Since leaving prison, he’d “gone legit,” working with the same galleries, foundations, and auction houses he’d bamboozled for a decade, now consulting on the provenance of artwork depicting the American West, pieces that came into their possession through purchase or bequeathal or estate endowment.
He’d uncovered not a few creditable fakes and confirmed a handful of genuine finds.
Lisa helped negotiate that transition.
He’d been one of her first clients when she’d uprooted herself from the east coast, hoping to escape all its backsliding ghosts, and relocated to San Francisco. She’d staked her fledgling reputation on the irreversible nature of Tuck’s turn toward legitimacy and reliability, which helped explain the strength of the connection between them.
It wasn’t just a case of client and counsel, or even troubled saint and gifted sinner. They’d established a genuine rapport in their work together, grown close over long walks in Golden Gate Park, leisurely lunches and dinners at Greens and The Slanted Door, late night talks about the addictive power of hatred, the strangely liberating silence of God, the inscrutable allure of romance.
That closeness explained the walking stick. Lisa found it while wandering antique shops in the tiny outposts of rural Sonoma, and instantly recognized the elegant, simple instrument as a fitting gift for her newfound friend, for she knew Tuck’s limp was not feigned or exaggerated, a ploy to inspire pity–or trust. The injury was real and had never truly healed.
Which returns us to what cut short his earliest dreams, slamming the door on that long-lost future.
He’d been eighteen, showing off for a girl he had no right to love–a sixteen-year-old whose portrait, clothed and otherwise, he’d secretly sketched or painted dozens of times. At La Fiesta de Los Vaqueros in Tucson, he chose to ride a bucking longhorn named Crater Maker, who showed him where dreams end, and nothingness begins.
The rodeo clown trailing them from the chute had failed to turn the bull away from Tuck’s riding hand. The steer bucked him off, but a suicide wrap delayed impact–the animal dragged him one-armed a full thirty yards.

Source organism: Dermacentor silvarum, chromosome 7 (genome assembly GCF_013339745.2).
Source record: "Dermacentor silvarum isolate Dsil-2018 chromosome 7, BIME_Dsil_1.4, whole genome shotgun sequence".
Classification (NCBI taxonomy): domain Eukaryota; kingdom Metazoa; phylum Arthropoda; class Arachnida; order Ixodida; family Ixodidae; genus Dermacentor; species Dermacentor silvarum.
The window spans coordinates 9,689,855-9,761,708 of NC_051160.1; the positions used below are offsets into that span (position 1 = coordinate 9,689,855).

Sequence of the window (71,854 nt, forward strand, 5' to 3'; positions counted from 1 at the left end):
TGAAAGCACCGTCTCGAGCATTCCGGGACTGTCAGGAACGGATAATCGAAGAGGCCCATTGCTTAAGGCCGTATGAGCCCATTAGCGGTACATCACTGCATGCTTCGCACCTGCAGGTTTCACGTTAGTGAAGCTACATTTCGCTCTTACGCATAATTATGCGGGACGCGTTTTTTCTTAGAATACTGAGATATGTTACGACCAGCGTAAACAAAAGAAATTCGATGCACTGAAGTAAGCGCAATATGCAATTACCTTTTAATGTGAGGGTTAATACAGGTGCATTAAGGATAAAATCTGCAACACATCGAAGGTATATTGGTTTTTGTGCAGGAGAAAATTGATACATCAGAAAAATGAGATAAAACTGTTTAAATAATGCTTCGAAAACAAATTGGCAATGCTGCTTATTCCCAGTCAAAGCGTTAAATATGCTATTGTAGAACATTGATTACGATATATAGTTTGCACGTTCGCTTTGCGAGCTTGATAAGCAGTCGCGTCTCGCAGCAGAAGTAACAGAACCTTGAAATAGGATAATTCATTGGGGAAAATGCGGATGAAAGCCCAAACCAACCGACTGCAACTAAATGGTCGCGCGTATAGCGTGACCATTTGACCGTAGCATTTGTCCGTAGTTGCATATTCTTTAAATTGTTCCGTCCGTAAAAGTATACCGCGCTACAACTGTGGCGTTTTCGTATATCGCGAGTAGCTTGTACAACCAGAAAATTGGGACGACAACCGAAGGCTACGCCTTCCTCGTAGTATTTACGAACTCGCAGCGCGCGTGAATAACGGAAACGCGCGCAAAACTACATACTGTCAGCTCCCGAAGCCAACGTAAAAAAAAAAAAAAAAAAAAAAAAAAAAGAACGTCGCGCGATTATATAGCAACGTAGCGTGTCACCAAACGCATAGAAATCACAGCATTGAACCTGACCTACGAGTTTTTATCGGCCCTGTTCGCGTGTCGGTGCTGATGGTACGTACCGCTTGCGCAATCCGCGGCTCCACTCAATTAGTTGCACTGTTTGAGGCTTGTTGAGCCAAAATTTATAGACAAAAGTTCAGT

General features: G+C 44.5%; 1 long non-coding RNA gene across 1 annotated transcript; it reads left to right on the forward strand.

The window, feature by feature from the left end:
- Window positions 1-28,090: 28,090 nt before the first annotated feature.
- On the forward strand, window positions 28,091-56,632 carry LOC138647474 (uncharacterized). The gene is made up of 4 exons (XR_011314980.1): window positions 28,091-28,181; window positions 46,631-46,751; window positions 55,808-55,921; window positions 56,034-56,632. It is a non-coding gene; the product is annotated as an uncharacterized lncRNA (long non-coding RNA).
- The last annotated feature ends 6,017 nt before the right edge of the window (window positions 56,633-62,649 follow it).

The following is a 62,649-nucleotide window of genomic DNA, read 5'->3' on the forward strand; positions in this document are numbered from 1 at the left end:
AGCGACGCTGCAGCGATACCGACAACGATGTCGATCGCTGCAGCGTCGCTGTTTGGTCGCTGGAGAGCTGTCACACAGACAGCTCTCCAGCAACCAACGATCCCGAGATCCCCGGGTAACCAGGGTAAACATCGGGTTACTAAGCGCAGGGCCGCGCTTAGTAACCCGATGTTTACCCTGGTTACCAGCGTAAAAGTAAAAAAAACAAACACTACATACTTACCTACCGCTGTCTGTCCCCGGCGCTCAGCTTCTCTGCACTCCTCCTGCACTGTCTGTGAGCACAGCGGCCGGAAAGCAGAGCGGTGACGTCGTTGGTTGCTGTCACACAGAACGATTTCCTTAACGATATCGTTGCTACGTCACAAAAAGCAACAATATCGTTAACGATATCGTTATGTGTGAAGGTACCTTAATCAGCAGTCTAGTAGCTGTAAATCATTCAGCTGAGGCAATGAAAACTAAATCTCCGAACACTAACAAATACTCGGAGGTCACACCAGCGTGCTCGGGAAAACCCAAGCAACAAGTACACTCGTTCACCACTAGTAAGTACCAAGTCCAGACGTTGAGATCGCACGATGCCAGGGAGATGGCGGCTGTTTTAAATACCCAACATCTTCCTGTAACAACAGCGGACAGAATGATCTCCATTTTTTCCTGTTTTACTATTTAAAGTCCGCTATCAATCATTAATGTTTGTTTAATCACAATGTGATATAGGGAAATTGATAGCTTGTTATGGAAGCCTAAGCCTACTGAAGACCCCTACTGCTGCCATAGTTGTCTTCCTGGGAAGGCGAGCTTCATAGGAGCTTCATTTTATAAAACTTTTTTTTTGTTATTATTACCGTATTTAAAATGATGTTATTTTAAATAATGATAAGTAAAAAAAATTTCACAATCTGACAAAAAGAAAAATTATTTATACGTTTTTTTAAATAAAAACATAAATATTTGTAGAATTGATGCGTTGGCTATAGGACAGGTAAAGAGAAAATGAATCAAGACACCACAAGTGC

When he finally did break free, the bull turned before he could scramble to his feet. Its hooves crushed his ribs into splinters. One horn, despite the dulled tip, plowed deep into his pelvis, butchering muscle, ripping arteries like thread.
Tuck dropped into unconsciousness then coma, lying near death for days. When he finally blinked awake in the ICU on the third night–lying there alone, packed tight in gauze and strapped to a thousand tubes–it took several moments for the situation to register.
He lay like that for some time, eyes open in the dim smeary light, taking in that unique smell every hospital has, the fragrance of bad luck, nothing but his howling mind for company, while the room maintained its terrible welcoming silence.
Even then he knew he’d crossed some crucial border, the dividing line between the cowboy career he’d lost for good, the love the fates had stolen back with it–her family would make damn sure she never saw him again–and the lonely, angry years of deceit ahead.
But now, twenty-five years on, three years since walking out of Leavenworth, he sipped from a glass of his favorite whiskey, Connemara Cask Strength, and entertained his young brunette lawyer-cum-amiga with her distinctive scar, arcing around her eye like a wicked red whiptail.
They sat across from each other in the third floor studio of the Queen Anne Victorian he’d purchased with honest money, refurbished with his own hands.
Meanwhile, in the leather wingback armchair across from him, Lisa nursed her tea and wondered at the reason she was there. He’d said he had a surprise, one that would “knock her over.”
Secretly, she enjoyed the idea of being knocked over–no one changes that completely. And as she sat there, watching him, listening to his gravelly voice, patiently waiting him out, she found herself wanting nothing so much as to have him put down his glass, gather his cane, cross the space between them, and ravage her.